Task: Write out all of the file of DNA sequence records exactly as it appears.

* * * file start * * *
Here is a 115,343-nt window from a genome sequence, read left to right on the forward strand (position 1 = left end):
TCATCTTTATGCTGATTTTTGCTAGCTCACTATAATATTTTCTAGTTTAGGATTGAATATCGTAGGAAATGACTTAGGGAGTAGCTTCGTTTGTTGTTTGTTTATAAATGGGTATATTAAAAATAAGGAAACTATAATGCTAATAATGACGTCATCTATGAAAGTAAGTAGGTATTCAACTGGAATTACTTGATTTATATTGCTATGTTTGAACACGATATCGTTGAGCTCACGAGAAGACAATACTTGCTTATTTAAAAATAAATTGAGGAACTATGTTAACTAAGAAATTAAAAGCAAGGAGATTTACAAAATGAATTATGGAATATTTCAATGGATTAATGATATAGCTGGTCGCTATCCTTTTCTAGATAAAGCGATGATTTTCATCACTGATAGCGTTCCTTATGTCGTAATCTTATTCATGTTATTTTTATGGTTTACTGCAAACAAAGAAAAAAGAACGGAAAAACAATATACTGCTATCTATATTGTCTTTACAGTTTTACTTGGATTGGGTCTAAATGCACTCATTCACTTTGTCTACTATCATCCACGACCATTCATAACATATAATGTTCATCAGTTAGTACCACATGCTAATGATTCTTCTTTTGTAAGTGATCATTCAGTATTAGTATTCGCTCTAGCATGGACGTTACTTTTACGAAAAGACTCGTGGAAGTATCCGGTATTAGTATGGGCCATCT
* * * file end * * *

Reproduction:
Here is a 115,343-nt window from a genome sequence, read left to right on the forward strand (position 1 = left end):
TCATCTTTATGCTGATTTTTGCTAGCTCACTATAATATTTTCTAGTTTAGGATTGAATATCGTAGGAAATGACTTAGGGAGTAGCTTCGTTTGTTGTTTGTTTATAAATGGGTATATTAAAAATAAGGAAACTATAATGCTAATAATGACGTCATCTATGAAAGTAAGTAGGTATTCAACTGGAATTACTTGATTTATATTGCTATGTTTGAACACGATATCGTTGAGCTCACGAGAAGACAATACTTGCTTATTTAAAAATAAATTGAGGAACTATGTTAACTAAGAAATTAAAAGCAAGGAGATTTACAAAATGAATTATGGAATATTTCAATGGATTAATGATATAGCTGGTCGCTATCCTTTTCTAGATAAAGCGATGATTTTCATCACTGATAGCGTTCCTTATGTCGTAATCTTATTCATGTTATTTTTATGGTTTACTGCAAACAAAGAAAAAAGAACGGAAAAACAATATACTGCTATCTATATTGTCTTTACAGTTTTACTTGGATTGGGTCTAAATGCACTCATTCACTTTGTCTACTATCATCCACGACCATTCATAACATATAATGTTCATCAGTTAGTACCACATGCTAATGATTCTTCTTTTGTAAGTGATCATTCAGTATTAGTATTCGCTCTAGCATGGACGTTACTTTTACGAAAAGACTCGTGGAAGTATCCGGTATTAGTATGGGCCATCT